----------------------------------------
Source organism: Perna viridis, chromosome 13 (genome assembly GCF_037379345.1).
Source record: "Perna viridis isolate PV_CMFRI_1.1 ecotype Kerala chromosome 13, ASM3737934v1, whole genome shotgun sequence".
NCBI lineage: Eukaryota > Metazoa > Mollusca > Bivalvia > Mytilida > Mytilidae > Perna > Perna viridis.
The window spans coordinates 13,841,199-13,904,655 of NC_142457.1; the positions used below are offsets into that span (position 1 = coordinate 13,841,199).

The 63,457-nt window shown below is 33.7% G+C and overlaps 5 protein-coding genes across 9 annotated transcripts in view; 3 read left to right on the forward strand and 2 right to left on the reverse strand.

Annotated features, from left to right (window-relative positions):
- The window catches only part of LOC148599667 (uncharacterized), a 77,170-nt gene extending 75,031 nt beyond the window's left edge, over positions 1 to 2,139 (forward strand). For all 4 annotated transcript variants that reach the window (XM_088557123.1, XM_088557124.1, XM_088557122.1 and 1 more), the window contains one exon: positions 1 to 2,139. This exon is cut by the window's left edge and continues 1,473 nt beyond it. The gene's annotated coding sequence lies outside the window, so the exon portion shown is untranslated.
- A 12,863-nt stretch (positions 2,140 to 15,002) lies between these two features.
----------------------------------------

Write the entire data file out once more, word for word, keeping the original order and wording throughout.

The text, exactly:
Source organism: Perna viridis, chromosome 13 (genome assembly GCF_037379345.1).
Source record: "Perna viridis isolate PV_CMFRI_1.1 ecotype Kerala chromosome 13, ASM3737934v1, whole genome shotgun sequence".
NCBI lineage: Eukaryota > Metazoa > Mollusca > Bivalvia > Mytilida > Mytilidae > Perna > Perna viridis.
The window spans coordinates 13,841,199-13,904,655 of NC_142457.1; the positions used below are offsets into that span (position 1 = coordinate 13,841,199).

The 63,457-nt window shown below is 33.7% G+C and overlaps 5 protein-coding genes across 9 annotated transcripts in view; 3 read left to right on the forward strand and 2 right to left on the reverse strand.

Annotated features, from left to right (window-relative positions):
- The window catches only part of LOC148599667 (uncharacterized), a 77,170-nt gene extending 75,031 nt beyond the window's left edge, over positions 1 to 2,139 (forward strand). For all 4 annotated transcript variants that reach the window (XM_088557123.1, XM_088557124.1, XM_088557122.1 and 1 more), the window contains one exon: positions 1 to 2,139. This exon is cut by the window's left edge and continues 1,473 nt beyond it. The gene's annotated coding sequence lies outside the window, so the exon portion shown is untranslated.
- A 12,863-nt stretch (positions 2,140 to 15,002) lies between these two features.